So you’ve just had a dedicated agent (from emoov, no doubt) value your humble abode at a price that has you trying your hardest to contain all of the excitement.
You crack out the calculator and do the numbers, seeing how many shiny gold coins you’re going to get when someone buys your awesome home. But then it dawns on you: selling a home is such a significant transaction. Do I have to pay anything to get it done?
The bad news is, yes, you do. Unfortunately, selling your home isn’t free, even if you list it on Craigslist (don’t do that). The good news, however, is that we’ve put this post together to give you a clear idea of what selling your home entails from a financial perspective.
Put the calculator aside for one second, and read on to find out how much it costs to sell your home.
Estate agent fees
You need to pay a fee when instructing an estate agent to sell your home. How much you pay is dependent on which agent you instruct. If you go with high street agents, expect to pay a percentage of the property’s value.
The average fee for high-street agents is between 0.5 and 3%. Let’s say that you sell your home for the UK average of £240k, with an agent fee of 1.8%; you’ll be coughing up a little over £4k. Ouch!
If you use an online agent emoov, the fees are much lower. We charge a flat fee of £895, no matter how much your home is worth. You also have the option to pay up front or spread the cost over six months. Oh, and did we mention that you’ll save thousands?
Final cost: £895
Let me convey you
When it comes to using a solicitor, there’s no exact amount you pay – fees vary depending on which firm you hire. Some of them, just like high-street agents, charge a percentage on the final sale of your home. Others charge flat fees.
Costs often vary between £500 and £1,500, though anyone charging at the lower end of the scale should be vetted properly. We understand the desire to save as much money as possible, but when it comes to legal details, make sure you’re fully confident in your solicitors.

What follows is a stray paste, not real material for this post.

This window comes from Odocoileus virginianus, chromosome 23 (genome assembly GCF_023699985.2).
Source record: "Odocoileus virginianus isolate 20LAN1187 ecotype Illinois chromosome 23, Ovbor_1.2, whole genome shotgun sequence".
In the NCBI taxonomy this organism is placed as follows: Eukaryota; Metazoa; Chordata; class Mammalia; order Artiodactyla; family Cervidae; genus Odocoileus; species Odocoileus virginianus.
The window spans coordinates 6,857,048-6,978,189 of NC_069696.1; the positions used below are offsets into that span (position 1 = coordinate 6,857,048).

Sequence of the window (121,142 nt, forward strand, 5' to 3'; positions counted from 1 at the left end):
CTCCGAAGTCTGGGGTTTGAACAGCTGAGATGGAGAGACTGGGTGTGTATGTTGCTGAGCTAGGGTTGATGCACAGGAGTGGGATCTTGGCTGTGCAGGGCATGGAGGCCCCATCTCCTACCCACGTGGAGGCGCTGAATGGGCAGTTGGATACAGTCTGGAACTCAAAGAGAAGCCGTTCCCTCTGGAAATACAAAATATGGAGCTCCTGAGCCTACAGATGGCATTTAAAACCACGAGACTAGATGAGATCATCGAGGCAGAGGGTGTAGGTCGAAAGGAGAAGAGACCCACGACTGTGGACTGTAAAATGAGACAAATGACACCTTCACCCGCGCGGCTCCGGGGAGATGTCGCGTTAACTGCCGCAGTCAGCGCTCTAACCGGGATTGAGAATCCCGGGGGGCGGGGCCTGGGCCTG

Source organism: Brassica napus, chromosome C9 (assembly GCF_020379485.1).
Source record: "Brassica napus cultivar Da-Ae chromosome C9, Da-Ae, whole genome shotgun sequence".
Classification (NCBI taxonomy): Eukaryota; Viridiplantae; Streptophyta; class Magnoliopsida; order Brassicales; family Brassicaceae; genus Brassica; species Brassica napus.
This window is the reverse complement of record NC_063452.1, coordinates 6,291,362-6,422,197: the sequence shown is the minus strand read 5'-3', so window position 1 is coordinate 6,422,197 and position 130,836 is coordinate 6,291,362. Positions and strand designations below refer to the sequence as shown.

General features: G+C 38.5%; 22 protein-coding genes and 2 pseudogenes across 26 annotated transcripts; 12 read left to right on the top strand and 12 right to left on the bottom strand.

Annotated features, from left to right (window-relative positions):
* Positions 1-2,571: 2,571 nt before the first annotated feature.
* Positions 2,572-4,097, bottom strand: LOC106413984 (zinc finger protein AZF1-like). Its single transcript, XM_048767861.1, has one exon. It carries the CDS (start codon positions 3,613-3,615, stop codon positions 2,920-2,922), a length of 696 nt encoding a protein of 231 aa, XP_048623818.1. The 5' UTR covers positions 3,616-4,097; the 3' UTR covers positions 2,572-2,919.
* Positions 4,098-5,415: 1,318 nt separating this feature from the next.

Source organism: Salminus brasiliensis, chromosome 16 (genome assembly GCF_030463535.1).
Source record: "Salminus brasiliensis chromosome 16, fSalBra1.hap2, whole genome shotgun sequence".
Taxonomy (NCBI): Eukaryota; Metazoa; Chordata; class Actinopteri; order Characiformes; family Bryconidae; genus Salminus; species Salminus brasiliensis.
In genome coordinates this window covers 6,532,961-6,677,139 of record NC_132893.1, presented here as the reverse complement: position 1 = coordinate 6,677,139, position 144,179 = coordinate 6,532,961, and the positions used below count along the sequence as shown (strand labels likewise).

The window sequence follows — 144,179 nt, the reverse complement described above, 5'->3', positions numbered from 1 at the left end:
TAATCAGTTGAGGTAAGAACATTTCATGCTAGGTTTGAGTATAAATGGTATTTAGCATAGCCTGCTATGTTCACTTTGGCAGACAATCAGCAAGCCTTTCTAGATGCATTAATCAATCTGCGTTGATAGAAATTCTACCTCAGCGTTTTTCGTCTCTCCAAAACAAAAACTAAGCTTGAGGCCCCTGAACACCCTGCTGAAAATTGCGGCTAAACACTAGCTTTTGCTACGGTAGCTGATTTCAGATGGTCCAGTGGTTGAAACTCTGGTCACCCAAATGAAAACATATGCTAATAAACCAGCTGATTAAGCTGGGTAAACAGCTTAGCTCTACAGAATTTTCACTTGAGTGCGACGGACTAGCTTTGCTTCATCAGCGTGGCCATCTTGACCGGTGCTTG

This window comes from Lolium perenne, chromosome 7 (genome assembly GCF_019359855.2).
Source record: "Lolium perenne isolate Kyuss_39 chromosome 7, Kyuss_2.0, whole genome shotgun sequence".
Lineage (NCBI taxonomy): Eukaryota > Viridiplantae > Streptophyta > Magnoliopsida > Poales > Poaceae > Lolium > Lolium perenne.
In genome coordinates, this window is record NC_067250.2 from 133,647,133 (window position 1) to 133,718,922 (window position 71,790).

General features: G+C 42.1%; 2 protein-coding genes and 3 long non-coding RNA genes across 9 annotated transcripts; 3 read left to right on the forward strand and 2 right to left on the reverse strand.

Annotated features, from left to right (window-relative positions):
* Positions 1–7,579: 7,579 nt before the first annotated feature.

There are other factors to take into account, such as whether your home is freehold or leasehold, and if the property has a mortgage already. Basically, the more work the conveyancer has to do, the more they will charge.
Of course, you could always use our in-house conveyancers, Myhomemove, for complete transparency over fees. For the sake of calculations, though, let’s round general conveyancing fees off at £1,000.
Final Cost: £1,000
Ok, so that’s two costs that you have to pay – no matter who you sell with – out of the way. But what about the other fees that you could be liable for? Unless you’re rolling around in dosh like Scrooge McDuck, there’s a good chance that your current home has a mortgage.
It’s possible that you will need to pay a mortgage exit fee or an early repayment charge when you sell your property. An exit fee is your lender’s admin charge for clearing the balance, while an early repayment fee is if you decide to clear your balance early.
Not all lenders apply these charges, but many do. If you need to pay a mortgage exit fee, expect it to cost between £50 and £300, while early repayment charges can amount to anything between 1% and 5% of the loan amount.
And, guess what? We also have a trusty in-house mortgage advisory team who can get you the best rates if you do need to settle any mortgages upon selling your home.
Final cost: £200 for exit fee and variable for early repayment charges.
Now I know my EPC
EPCs last for 10 years, so there is a good chance that you already have one. If you don’t, it’s important to know that they are compulsory for selling your home. And if you’re new to selling your home, you’re probably thinking, “that’s all well and good… but what is an EPC?”
An Energy Performance Certificate displays information about the energy efficiency of your property. It lets potential buyers know how much they might spend on electric bills by offering a rating of A to G. We’re all aiming for that sweet A and trying to avoid the nasty (cost-heavy) G.
An EPC typically costs £75, though you can find them for cheaper (hint, hint: we sell EPCs in house for £70). They are stored digitally by the government and can be accessed via the EPC register.
Final cost: £70
Gains gains gains
There is a high chance that you won’t have to pay Capital Gains Tax (CGT), as it only applies to people who own more than one property. Anyone who is selling a home that isn’t their primary residence will need to pay Capital Gains Tax, though it’s not quite that cut and dry.
If you have owned the home for less than 18 months, then you don’t need to pay CGT. If you have owned the property for more than 18 months, you will be charged on how much the property has increased in that time.
However, you can deduct things like any works carried out while you owned the home. It’s best to get advice from an accountant before selling a home that might be liable for Capital Gains Tax, so that you have a better understanding of what might be payable.
How much is that house in the window?
Taking everything into account, the total cost for selling your home will range between £1,500 and just over £2,000. However, if you use a high-street agent that charges commission, expect the amount to rise to between £6,000 and £10,000.
Nevermind the high street, though. Speak to one of our property experts who can advise you on every aspect of selling your home – from valuing your property to offering 24/7 support and even the initial part of conveyancing.
Request a callback and sell your home the easy, cost-efficient way.